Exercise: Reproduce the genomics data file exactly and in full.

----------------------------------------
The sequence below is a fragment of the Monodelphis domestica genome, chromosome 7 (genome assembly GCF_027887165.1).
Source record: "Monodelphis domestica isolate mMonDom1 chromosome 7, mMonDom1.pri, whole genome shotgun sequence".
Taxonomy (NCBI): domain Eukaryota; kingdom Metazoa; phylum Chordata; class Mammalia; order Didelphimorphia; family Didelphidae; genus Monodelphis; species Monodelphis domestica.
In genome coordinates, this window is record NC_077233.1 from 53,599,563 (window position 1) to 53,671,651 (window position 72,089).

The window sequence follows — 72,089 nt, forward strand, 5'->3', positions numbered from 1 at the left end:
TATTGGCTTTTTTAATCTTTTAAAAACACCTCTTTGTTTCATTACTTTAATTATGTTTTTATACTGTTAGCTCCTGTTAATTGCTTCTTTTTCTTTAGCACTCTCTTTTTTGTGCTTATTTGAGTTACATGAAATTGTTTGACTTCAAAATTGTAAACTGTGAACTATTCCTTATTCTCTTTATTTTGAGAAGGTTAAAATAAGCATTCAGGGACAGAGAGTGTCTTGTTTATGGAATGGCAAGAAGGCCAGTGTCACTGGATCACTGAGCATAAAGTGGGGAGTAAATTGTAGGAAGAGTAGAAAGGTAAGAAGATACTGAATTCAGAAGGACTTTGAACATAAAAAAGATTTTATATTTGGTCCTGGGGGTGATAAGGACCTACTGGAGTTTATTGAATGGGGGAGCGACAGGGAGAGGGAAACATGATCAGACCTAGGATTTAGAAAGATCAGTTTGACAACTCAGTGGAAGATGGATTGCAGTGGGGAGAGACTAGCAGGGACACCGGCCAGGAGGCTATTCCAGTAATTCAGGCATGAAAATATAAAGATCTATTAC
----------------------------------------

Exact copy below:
The sequence below is a fragment of the Monodelphis domestica genome, chromosome 7 (genome assembly GCF_027887165.1).
Source record: "Monodelphis domestica isolate mMonDom1 chromosome 7, mMonDom1.pri, whole genome shotgun sequence".
Taxonomy (NCBI): domain Eukaryota; kingdom Metazoa; phylum Chordata; class Mammalia; order Didelphimorphia; family Didelphidae; genus Monodelphis; species Monodelphis domestica.
In genome coordinates, this window is record NC_077233.1 from 53,599,563 (window position 1) to 53,671,651 (window position 72,089).

The window sequence follows — 72,089 nt, forward strand, 5'->3', positions numbered from 1 at the left end:
TATTGGCTTTTTTAATCTTTTAAAAACACCTCTTTGTTTCATTACTTTAATTATGTTTTTATACTGTTAGCTCCTGTTAATTGCTTCTTTTTCTTTAGCACTCTCTTTTTTGTGCTTATTTGAGTTACATGAAATTGTTTGACTTCAAAATTGTAAACTGTGAACTATTCCTTATTCTCTTTATTTTGAGAAGGTTAAAATAAGCATTCAGGGACAGAGAGTGTCTTGTTTATGGAATGGCAAGAAGGCCAGTGTCACTGGATCACTGAGCATAAAGTGGGGAGTAAATTGTAGGAAGAGTAGAAAGGTAAGAAGATACTGAATTCAGAAGGACTTTGAACATAAAAAAGATTTTATATTTGGTCCTGGGGGTGATAAGGACCTACTGGAGTTTATTGAATGGGGGAGCGACAGGGAGAGGGAAACATGATCAGACCTAGGATTTAGAAAGATCAGTTTGACAACTCAGTGGAAGATGGATTGCAGTGGGGAGAGACTAGCAGGGACACCGGCCAGGAGGCTATTCCAGTAATTCAGGCATGAAAATATAAAGATCTATTAC